A federal trial is under way in a lawsuit that accuses Harrisburg, Ore., school officials of failing to protect a middle school boy with Tourette’s syndrome from harassment and attacks.
The boy’s mother testified this week that he was shoved, slapped and taunted by students who thought he was gay.
She pulled him out of the seventh grade in 2010 after he was harassed in a locker room.
The child’s condition makes him socially different; he doesn’t have the same “coping mechanisms or off-the-cuff responses a normal kid has,” his mother said.
The paper did not identify her to protect the identity of the youth, now 15 and living in Alaska. He sat between his mother and lawyer in court.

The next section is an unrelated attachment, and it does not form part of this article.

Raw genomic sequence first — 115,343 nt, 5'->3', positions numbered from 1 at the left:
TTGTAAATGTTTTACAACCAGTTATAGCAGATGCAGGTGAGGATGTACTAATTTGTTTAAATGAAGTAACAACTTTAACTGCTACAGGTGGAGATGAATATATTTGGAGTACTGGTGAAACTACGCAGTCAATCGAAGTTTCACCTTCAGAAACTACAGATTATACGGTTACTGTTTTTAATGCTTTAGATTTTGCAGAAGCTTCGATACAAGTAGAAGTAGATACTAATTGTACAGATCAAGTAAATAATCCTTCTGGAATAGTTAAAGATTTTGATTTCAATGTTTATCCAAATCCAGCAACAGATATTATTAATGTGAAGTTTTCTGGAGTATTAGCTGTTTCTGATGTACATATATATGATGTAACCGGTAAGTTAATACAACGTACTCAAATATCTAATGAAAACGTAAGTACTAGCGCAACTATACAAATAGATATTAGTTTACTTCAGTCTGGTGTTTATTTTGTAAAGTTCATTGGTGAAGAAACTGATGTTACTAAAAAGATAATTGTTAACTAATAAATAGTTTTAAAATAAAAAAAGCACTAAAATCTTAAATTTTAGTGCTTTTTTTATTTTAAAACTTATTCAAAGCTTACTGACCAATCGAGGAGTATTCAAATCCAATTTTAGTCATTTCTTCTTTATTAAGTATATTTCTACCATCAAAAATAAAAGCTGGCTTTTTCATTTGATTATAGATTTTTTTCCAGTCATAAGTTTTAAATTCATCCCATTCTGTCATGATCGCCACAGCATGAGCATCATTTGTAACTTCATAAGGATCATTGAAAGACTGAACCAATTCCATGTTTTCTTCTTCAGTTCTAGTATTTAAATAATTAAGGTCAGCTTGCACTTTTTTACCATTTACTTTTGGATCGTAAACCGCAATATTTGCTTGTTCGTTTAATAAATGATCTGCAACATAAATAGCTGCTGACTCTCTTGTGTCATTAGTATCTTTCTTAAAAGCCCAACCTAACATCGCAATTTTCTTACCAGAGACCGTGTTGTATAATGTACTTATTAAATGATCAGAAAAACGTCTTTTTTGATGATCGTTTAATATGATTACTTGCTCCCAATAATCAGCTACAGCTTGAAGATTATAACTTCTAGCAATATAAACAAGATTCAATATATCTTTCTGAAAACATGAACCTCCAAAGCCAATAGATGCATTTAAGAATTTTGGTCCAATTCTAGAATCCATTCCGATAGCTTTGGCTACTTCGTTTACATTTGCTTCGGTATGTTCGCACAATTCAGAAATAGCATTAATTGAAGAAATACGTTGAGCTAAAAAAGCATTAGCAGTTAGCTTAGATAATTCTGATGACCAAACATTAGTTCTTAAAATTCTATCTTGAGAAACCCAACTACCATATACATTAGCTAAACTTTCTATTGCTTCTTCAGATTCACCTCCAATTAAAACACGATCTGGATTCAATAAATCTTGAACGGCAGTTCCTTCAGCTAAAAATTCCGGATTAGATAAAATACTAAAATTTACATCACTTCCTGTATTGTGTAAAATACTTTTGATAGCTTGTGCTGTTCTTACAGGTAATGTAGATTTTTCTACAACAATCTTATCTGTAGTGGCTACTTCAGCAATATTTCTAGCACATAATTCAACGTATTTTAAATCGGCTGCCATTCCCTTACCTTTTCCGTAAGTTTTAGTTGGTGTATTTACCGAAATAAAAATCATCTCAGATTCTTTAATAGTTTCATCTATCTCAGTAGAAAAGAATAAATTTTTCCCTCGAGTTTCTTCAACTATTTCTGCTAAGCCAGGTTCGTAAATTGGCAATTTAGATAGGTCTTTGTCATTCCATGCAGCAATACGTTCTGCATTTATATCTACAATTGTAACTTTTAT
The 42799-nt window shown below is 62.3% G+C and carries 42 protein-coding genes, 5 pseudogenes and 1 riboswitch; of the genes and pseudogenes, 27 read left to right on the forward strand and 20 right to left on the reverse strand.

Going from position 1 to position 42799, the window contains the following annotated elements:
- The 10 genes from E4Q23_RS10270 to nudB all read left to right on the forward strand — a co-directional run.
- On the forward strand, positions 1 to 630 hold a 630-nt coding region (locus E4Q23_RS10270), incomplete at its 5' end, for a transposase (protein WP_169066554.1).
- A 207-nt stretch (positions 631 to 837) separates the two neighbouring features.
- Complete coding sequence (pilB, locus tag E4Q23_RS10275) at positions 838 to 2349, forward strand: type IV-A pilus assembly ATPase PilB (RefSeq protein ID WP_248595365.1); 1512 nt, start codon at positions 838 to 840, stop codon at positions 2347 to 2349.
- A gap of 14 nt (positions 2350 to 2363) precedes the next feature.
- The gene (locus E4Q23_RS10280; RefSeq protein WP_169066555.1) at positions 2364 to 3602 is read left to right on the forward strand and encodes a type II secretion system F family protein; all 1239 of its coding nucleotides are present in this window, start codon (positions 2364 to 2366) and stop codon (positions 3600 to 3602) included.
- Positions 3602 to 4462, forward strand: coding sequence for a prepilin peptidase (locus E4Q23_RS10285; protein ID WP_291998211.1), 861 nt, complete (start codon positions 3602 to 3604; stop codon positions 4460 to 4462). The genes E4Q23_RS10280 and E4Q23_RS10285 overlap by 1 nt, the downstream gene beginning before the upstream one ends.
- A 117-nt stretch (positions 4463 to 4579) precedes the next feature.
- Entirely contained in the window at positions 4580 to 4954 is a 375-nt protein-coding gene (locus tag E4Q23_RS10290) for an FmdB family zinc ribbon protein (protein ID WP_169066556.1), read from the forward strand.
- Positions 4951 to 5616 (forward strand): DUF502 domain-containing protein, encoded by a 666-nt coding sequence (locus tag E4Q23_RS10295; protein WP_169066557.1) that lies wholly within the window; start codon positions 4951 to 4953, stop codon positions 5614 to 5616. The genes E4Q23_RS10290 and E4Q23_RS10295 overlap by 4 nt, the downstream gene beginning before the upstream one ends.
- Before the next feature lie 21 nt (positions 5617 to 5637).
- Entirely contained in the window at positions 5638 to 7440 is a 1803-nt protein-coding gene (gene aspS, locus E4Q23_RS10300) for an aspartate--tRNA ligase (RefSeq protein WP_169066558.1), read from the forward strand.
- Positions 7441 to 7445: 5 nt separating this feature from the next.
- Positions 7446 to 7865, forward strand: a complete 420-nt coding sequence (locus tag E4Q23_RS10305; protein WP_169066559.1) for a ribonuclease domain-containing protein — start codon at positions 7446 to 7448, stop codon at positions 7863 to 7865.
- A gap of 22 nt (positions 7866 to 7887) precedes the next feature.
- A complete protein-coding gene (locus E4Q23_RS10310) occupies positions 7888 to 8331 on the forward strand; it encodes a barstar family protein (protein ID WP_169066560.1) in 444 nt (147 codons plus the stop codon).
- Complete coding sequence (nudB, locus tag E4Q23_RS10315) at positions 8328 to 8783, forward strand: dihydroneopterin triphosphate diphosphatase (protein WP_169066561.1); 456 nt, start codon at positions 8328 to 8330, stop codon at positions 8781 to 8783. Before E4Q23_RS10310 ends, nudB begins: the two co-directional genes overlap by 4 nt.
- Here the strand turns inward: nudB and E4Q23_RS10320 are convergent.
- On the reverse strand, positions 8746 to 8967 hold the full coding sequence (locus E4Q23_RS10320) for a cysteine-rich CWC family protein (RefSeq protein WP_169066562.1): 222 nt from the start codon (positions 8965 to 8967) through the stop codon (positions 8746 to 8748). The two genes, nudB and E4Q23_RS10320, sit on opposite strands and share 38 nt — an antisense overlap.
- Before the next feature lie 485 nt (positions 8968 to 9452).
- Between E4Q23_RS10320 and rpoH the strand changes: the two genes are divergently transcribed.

The lawsuit seeks $250,000.
Tourette’s syndrome is a neurological disorder that typically manifests in early adolescence, sometimes causing muscle tics and verbal outbursts.
The school district’s attorney, Karen Vickers, didn’t dispute that incidents occurred between the boy and other students. But each involved different alleged perpetrators, she said, so district officials could not have foreseen that they would occur.
She also said witnesses for the school district would contradict some of the boy’s accounts.
The district has policies, training and programs designed to discourage such behavior, she said.
Vickers reminded the jury of the setting, a public middle school.
“These are educators,” she said of the defendants. “They want kids to have a positive experience, to get an education — they don’t want kids to push each other and shove each other and mistreat each other . but let’s be honest here. Even if they want kids to treat each other kindly, that doesn’t always happen.”